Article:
Anyone who starts down the path of arguing for nuclear by arguing against renewables simply advertises their lack of knowledge as to how electricity is generated, transmitted and delivered.  Simply put, nuclear is base loaded power – power that is generating virtually 24/7.  It competes in a wholesale market that contains the cheapest sources of power available.  As demand rises, new generation is called, or dispatched, based on cost.  Until there exists economic grid scale storage for renewables they do not compete with base loaded power.

They do compete with renewables for subsidies, and lately renewables are getting a little more than the value of nuclear’s PTC, liability insurance, R&D and loan guarantees.  If one adds up all the subsidies nuclear has received for the last 50 years, it will take a very long time for the aggregate of renewable subsidies to surpass nuclear’s, however.

Carbon

Nuclear power plants emit virtually no conventional emissions and are viewed by some either as “zero-emissions” or as “carbon free.”   The table below shows the annual emissions of primary pollutants for three large power plants in Pennsylvania in 2009, as compiled by the U.S. Environmental Protection Agency (EPA).

Emissions Profile, Large Electricity Generating Stations 2009

     

Nitrogen Oxides

Sulfur Oxides

Carbon Dioxide

  Fuel

GWh

Tons

Tons/kWh

Tons

Tons/kWh

Tons

Tons/kWh

Homer City Unit 3 Coal

                    4,118

         4,507

          1.09

         55,431

              13.46

         4,165,058

         1,011.43

Fayette Energy Facility Natural Gas

                       983

               72

          0.07

                   6

                0.01

         1,176,466

         1,196.81

Limerick 1 Nuclear

                 10,019

0.0

0.0

0.0

                     0.0

0.0

                      0.0

Source: EPA

Nuclear has therefore begun to figure more prominently in national generation portfolios as part of carbon mitigation strategies.

This is, however, an area of controversy.  Like the electric car, emissions are not limited to what the device produces but what emissions occurred to construct and fuel it.  While the power plant does not emit carbon or other harmful compounds, the processes used to manufacture the fuel, plant construction, nuclear waste management and decommissioning all have their own carbon footprint.  And as with most technologies that are politically charged, there are studies that will support almost any position.

The IAEA conducted a study to assess the full range of emissions over the life cycle of the power plant.  The results of their most recent work are shown in the following table.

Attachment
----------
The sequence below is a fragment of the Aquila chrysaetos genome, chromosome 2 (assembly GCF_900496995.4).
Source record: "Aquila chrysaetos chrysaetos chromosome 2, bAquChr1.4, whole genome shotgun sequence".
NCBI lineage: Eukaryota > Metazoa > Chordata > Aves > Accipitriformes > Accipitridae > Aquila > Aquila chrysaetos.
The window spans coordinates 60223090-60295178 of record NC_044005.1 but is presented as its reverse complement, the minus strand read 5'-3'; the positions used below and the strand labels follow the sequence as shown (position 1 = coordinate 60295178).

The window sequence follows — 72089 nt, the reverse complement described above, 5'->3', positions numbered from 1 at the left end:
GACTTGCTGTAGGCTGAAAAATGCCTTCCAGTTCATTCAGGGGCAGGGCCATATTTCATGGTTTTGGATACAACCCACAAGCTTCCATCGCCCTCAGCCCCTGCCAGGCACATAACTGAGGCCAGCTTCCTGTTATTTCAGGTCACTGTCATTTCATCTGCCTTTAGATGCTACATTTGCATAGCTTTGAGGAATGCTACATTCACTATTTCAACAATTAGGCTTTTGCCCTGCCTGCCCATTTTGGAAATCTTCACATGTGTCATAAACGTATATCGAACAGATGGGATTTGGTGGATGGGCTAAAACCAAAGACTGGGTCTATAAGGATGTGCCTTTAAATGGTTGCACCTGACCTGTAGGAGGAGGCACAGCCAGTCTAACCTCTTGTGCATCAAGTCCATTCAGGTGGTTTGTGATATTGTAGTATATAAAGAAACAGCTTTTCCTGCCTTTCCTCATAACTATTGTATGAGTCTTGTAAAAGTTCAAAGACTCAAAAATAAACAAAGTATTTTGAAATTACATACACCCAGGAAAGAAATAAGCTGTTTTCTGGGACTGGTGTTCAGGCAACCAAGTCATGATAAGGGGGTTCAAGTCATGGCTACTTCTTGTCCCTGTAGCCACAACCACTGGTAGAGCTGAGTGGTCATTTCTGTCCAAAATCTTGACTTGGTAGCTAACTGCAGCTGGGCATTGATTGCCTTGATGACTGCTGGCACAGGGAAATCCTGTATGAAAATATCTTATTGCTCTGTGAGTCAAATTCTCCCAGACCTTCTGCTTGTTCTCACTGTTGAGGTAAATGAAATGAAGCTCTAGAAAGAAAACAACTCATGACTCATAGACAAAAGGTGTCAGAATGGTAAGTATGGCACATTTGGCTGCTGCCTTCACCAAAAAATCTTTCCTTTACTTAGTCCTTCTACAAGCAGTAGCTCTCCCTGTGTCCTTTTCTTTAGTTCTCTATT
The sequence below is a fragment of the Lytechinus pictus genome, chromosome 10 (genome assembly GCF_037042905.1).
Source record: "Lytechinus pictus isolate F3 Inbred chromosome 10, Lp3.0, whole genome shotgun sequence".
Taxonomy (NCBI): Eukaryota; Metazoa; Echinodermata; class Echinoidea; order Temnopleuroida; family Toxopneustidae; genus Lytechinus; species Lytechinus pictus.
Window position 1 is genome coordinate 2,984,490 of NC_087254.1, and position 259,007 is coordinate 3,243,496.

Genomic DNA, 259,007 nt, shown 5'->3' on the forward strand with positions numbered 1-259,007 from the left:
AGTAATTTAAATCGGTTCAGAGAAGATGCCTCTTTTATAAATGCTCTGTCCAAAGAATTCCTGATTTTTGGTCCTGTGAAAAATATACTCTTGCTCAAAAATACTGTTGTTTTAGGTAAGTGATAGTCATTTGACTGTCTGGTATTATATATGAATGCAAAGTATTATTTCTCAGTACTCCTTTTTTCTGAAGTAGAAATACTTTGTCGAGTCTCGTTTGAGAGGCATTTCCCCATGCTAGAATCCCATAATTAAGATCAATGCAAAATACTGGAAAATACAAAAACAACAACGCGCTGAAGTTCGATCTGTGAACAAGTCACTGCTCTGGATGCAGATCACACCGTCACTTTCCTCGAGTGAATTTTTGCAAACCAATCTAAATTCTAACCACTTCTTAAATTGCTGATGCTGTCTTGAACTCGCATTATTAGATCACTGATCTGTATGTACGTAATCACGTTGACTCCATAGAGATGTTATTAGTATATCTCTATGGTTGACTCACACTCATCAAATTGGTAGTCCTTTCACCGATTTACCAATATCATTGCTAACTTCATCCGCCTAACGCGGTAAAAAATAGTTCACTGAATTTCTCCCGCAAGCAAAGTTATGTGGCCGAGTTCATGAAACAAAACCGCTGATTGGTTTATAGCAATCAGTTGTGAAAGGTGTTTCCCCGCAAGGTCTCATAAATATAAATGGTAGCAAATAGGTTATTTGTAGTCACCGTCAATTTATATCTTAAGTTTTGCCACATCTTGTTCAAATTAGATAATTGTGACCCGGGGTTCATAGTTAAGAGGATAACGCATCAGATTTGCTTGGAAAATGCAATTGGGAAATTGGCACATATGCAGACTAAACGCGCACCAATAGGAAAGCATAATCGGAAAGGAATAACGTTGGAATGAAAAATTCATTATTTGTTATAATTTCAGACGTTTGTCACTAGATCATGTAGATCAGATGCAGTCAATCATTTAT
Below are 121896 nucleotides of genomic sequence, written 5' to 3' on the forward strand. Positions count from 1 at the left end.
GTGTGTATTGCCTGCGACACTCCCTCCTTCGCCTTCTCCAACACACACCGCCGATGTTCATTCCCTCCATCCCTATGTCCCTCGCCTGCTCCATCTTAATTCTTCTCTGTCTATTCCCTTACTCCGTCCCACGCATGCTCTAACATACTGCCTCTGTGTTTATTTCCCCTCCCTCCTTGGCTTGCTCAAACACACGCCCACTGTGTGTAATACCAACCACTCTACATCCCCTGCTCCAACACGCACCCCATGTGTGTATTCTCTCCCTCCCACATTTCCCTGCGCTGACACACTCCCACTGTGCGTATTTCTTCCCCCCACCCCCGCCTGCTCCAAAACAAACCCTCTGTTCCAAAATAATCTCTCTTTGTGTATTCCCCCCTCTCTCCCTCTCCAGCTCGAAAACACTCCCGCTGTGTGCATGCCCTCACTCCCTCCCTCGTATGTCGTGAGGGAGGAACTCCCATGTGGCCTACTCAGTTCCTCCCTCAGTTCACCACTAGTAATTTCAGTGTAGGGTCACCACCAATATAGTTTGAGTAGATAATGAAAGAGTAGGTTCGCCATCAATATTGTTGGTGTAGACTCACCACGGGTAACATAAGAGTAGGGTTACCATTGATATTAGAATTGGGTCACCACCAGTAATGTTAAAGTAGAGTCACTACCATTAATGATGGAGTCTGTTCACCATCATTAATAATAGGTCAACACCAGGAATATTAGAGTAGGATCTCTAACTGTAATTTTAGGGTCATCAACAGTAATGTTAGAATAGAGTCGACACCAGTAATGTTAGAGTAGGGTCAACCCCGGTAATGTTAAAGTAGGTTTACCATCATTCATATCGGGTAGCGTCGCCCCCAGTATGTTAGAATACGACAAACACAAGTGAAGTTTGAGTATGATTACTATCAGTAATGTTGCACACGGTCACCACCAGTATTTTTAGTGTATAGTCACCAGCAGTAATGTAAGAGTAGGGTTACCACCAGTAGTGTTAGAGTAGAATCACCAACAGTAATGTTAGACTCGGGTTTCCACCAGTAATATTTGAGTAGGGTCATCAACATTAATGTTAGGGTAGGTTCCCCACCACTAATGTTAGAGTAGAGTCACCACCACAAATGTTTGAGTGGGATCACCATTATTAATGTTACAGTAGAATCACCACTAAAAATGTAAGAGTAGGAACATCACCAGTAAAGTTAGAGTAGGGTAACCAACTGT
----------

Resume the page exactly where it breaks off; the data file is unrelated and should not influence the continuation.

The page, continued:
IAEA Life Cycle Carbon Emissions, Nuclear Generation

 

Grams CO2/kWh

Generation Source

Minimum

Mean

Maximum

Lignite

800

1,100

1,700

Coal

770

1,000

1,300

Oil

500

800

1,200

Natural Gas

400

500

800

Coal with Carbon Sequestration

10

100

300

Biomass

35

65

100

Solar PV

40

50

80

Wind

10

10

30

Hydro

0

5

35

Nuclear

3

7

25

Source: IAEA

A researcher at the University of Singapore surveyed 103 different life cycle greenhouse gas emissions studies involving nuclear power. Of that population he qualified a subset as havi8ng sufficient detail and appropriate methodology.  The result is summarized I this table.

Summary Statistics of Qualified Nuclear Life Cycle Emission Studies

 

Grams CO2/kWh

Life  Cycle Segment

Minimum

Mean

Maximum

Front-end

0.58

25.09

118

Construction

.027

8.20

35

Operation

0.1

11.58

40

Back-end

0.4

9.2

40.75

Decommissioning

0.01

12.01

54.5

Total

1.36

66.08

288.25

 Source:  National University of Singapore

The results of this survey give a more realistic appraisal of nuclear carbon emissions; nonetheless nuclear remains low in the list of alternatives. And as with all politicized discussions, you can find a study that supports nearly every position.

Smarter Advocacy

So why not be a smart advocate for nuclear?  Here’s how:

  1. End the endless churning of articles and op-eds along the lines of “If only the public understood how low the risks are,” or “Renewables will never be a significant source of energy/will never provide all our energy needs.”
  2. Deal with the real elephant in the room – cost.  It’s clear that the all in costs of new nuclear plants are more expensive than their alternatives in free market economies.  What is the value added that makes it worthwhile to pay a premium for nuclear?  That is the key to greater market penetration.
  3. Find value propositions that rationalize the premium.  One value added could be carbon mitigation.  Unfortunately it has no quantified value in the US at the moment, but could offset part of the nuclear premium if it were valued.  Nuclear advocates should get squarely behind any legislative initiative for a cap and trade market for carbon or carbon taxes that can be quantified and avoided.

 

Probabilistic Assessment of Global Nuclear Power Plant Construction Through 2030

The following is the Executive Summary of a recent report.  The full content can be freely downloaded at: Global Nuclear Industry

1      Executive Summary

1.1      Research Objectives